Not surprisingly, employers in Florida and across the United States admit to reviewing the social networking profiles of prospective and current employees. Despite the laundry list of potential ethical and legal implications raised by opponents, it has become a common practice in corporate America. However, several situations making headlines in this regard relate to employers who have surpassed ethical guidelines by actually requesting the Facebook passwords of employees and job applicants. Not only does this violate federal and state privacy and employment laws, it has influenced some states to completely ban the practice altogether.
Many people who criticize employers for requesting Facebook and other social media website passwords claim that this practice is no less egregious than asking for the keys to your home or car in order to go through your personal belongings. In response, the U.S. Department of Justice (DOJ) has indicated that it is a federal crime to enter social media networking sites in violations of their terms. Yet, the DOJ maintains that it is not a violation of federal law if current or prospective employees willingly disclose their social media site passwords. Notwithstanding, privacy advocates maintain that the practice transcends moral and ethical bounds because many job applicants who are desperate for employment may feel that they have no choice but to provide employers with their passwords.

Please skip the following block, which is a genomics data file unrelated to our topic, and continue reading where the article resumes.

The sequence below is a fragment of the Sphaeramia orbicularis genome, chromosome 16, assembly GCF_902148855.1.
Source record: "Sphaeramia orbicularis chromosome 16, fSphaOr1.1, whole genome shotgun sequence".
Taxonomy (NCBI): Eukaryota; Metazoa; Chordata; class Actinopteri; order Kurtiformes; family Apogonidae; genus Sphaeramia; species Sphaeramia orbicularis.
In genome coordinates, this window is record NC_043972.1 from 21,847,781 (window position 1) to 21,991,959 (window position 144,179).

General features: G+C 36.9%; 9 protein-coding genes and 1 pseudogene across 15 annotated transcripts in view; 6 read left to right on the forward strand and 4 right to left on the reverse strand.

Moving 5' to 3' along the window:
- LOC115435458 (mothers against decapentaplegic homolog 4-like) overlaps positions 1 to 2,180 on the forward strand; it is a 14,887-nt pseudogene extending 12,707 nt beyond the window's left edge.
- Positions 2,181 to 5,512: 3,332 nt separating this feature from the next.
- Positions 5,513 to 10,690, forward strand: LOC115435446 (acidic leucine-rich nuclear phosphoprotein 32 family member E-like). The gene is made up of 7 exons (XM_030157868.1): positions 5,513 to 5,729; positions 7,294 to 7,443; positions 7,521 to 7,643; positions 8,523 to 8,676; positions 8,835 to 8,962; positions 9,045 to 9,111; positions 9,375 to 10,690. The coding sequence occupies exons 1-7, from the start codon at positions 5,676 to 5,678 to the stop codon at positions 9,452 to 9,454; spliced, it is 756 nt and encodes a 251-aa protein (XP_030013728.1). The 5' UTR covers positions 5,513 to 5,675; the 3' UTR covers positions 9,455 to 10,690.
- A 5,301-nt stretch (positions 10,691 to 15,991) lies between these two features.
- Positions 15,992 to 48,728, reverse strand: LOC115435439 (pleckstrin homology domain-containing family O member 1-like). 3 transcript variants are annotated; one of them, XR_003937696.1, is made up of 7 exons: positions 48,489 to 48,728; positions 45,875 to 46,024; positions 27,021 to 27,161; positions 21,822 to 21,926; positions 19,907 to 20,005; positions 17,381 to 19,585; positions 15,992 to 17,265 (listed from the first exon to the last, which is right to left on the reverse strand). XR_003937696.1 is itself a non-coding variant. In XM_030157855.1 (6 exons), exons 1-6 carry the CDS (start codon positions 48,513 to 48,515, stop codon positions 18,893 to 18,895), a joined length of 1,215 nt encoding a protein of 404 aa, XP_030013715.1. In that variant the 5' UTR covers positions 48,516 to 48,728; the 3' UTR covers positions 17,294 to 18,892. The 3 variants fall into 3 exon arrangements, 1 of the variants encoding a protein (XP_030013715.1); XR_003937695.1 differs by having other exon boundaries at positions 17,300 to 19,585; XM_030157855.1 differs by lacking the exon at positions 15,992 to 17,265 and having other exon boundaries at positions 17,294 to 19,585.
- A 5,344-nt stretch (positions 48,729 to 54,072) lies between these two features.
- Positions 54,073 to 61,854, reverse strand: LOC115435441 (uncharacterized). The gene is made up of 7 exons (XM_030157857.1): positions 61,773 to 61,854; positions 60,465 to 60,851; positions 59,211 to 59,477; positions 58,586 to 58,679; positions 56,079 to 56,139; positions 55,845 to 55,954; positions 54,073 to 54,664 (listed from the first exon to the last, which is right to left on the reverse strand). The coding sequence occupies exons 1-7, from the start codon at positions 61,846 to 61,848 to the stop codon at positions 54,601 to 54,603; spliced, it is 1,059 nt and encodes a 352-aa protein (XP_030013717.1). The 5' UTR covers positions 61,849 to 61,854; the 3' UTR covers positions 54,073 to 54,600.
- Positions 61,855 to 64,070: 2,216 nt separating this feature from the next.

At this time, the State of Florida has not directly spoken to the issue at hand however, other states such as Maryland and Illinois are moving towards banning this form of employee screening. Regardless, it is highly recommended that Florida employers take precautions when asking for potentially sensitive information from current and prospective employees. It is also suggested that employers refrain from requesting website passwords until the legislature and court systems have clarified their stance on the issue.